Yesterday morning, we headed out to Zion National Park. Though we received mixed messages about the moderate/strenuousness of our first hike, we attacked "Hidden Canyon" trail full force. Jack, particularly, was forceful, attempting to follow to path while spending as little time actually on it as possible. The majority of our hike was beautifully shaded. The most frightening of areas was less frightening than anticipated, which was totally fine by me. When we reached the top, we were still uncertain about where exactly the canyon was, so I suppose it was very well hidden. Venturing past the end of the trail, past the sign saying that scrambling would be required, we made it to a small stone arch. 'Twas a fun mini adventure.

Now, I realize that Utah may not be at the very tip top of everyone's "Too See" list. In fact, a lot of people I know have opted to go to Europe this summer, as silly as that may sound. I used to be a bit jealous, but now, upon seeing how many Europeans are hiking around Zion National Park, I pity all you travelors in Europe. It must be terribly lonely there with all of the natives hiking in national parks in the Southwest of the United States. 

In addition to Hidden Canyon, we "hiked" Weeping Rock. It took an approximate 15-20 minutes round trip, I think the rock was weeping because it wasn't as cool as so many of the other rocks. It needs a confidence boost, but I wasn't going to be the one to stick around and provide it. I had other things to see.

We went to hike to the Lower, Middle, and Upper Emerald pools. These could have been more aptly named the Lower, Middle, and Upper Brown Ponds. However, that would have been less enticing. If you haven't recently, Google Zion National Park. Now imagine all of the pictures in person, but all of the water as chocolate milk colored. That's what I've experienced. It is really lovely. Lots of sandstone and rainbows two nights in a row!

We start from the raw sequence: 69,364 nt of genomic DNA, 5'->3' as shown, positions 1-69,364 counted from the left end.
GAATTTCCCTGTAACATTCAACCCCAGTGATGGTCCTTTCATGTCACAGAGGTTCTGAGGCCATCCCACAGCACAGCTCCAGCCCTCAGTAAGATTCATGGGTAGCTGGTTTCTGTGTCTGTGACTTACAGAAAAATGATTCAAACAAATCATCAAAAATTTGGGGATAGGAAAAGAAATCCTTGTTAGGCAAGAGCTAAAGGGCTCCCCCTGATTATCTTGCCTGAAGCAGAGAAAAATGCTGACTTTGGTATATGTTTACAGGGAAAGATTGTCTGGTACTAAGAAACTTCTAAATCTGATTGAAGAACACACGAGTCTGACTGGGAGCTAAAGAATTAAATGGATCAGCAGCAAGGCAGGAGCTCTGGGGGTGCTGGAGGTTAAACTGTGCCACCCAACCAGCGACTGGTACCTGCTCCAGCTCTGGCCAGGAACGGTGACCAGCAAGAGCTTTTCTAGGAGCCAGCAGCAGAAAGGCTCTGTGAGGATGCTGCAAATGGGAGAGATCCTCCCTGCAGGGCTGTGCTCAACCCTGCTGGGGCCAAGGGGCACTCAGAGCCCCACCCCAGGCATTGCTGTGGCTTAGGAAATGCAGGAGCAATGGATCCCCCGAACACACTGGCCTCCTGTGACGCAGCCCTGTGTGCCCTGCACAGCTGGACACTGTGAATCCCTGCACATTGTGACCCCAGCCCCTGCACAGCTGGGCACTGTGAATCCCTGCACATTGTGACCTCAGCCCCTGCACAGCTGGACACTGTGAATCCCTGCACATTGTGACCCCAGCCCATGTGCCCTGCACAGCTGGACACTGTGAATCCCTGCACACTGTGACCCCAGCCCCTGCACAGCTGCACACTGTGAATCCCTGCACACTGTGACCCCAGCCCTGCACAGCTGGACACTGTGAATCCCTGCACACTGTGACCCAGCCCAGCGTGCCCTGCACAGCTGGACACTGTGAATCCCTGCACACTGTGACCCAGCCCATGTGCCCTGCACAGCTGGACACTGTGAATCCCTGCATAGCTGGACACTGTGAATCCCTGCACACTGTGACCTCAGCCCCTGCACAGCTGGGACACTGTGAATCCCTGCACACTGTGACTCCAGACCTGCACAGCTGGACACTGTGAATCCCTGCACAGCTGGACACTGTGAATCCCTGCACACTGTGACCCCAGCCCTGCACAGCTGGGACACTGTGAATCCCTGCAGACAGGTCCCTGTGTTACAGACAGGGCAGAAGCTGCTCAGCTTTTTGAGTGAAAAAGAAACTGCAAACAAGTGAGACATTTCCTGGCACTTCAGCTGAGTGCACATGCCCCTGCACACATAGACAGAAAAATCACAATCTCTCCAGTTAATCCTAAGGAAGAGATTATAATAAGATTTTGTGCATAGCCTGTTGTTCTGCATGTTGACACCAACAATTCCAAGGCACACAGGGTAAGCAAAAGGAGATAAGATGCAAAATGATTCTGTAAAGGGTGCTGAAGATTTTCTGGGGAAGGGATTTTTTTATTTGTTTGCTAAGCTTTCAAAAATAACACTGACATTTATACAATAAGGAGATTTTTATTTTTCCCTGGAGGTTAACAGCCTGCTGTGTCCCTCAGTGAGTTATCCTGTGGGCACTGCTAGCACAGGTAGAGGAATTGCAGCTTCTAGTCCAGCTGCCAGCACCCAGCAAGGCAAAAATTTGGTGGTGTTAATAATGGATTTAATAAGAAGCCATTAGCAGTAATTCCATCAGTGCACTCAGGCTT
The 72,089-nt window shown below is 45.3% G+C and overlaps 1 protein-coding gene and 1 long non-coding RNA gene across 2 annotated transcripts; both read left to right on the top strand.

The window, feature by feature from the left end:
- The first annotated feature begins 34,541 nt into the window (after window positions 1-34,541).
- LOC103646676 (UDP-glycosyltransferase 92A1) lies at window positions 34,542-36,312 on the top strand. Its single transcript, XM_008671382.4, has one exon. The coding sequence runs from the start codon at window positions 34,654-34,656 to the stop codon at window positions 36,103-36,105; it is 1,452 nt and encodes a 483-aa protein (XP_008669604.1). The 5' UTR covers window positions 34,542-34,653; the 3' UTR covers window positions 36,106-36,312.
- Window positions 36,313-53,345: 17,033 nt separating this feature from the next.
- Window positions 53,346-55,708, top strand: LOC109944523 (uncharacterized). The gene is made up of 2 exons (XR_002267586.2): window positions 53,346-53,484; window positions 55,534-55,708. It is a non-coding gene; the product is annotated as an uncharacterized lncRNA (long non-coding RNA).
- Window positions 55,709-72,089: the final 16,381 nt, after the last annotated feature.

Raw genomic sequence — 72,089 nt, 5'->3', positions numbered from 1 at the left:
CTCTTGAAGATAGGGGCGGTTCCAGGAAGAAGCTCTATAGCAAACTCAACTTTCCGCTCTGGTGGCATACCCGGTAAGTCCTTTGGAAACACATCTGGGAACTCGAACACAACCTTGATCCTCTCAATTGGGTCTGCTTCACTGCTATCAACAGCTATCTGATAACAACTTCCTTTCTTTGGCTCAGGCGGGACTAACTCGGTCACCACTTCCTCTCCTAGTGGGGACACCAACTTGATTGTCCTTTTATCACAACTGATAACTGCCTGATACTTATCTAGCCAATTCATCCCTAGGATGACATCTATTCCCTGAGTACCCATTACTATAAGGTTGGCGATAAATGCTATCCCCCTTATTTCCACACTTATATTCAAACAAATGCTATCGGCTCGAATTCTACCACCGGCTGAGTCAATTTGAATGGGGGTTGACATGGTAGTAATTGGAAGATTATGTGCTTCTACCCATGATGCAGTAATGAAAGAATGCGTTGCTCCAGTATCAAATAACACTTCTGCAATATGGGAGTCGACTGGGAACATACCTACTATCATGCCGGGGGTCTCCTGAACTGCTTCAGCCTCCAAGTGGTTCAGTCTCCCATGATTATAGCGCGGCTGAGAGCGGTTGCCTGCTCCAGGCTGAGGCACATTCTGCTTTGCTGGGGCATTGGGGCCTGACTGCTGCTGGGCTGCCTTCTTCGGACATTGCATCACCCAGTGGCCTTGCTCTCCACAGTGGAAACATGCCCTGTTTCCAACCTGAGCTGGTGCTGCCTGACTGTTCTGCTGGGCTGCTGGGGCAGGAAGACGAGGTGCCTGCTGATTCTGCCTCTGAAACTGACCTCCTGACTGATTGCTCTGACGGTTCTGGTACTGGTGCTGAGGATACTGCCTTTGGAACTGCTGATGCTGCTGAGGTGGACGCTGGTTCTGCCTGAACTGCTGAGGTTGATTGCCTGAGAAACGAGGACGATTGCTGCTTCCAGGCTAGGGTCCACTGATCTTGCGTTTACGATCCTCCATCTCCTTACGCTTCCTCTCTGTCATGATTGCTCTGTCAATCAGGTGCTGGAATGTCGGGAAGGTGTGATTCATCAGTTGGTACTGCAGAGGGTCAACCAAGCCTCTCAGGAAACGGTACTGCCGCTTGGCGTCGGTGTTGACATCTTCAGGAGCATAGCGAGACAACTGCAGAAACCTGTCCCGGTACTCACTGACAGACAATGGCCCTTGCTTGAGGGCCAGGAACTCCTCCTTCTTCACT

Today, heeding warnings of potential flash floods and opting not to hike in the river, we decided to hike to the iconic Angel's Landing. This hike was to be 4 hours, and we were uncertain as to if we would continue to the peak or hike to the highest spot that was not terrifying. Many of the landmarks in the park are named with reference to the Mormon faith. This peak appeared to its namer as a place that angels would land in the presence of another landmark named the Great White Throne. I think that this logic is ridiculous. If you could fly, why would you land somewhere where you had to hike for a couple of hours to get down? Unless, of course, the angels were just landing briefly and didn't want to stop anywhere for food or anything, which sounds highly unlikely to me. 

We decided, with much wavering, to not do the final part of the climb. We chose life. On a grosser note, Joely embarrassed the whole family and all of nature with the biggest, slowest, middle-of-the-pathest snot rocket ever to bless Zion National Park.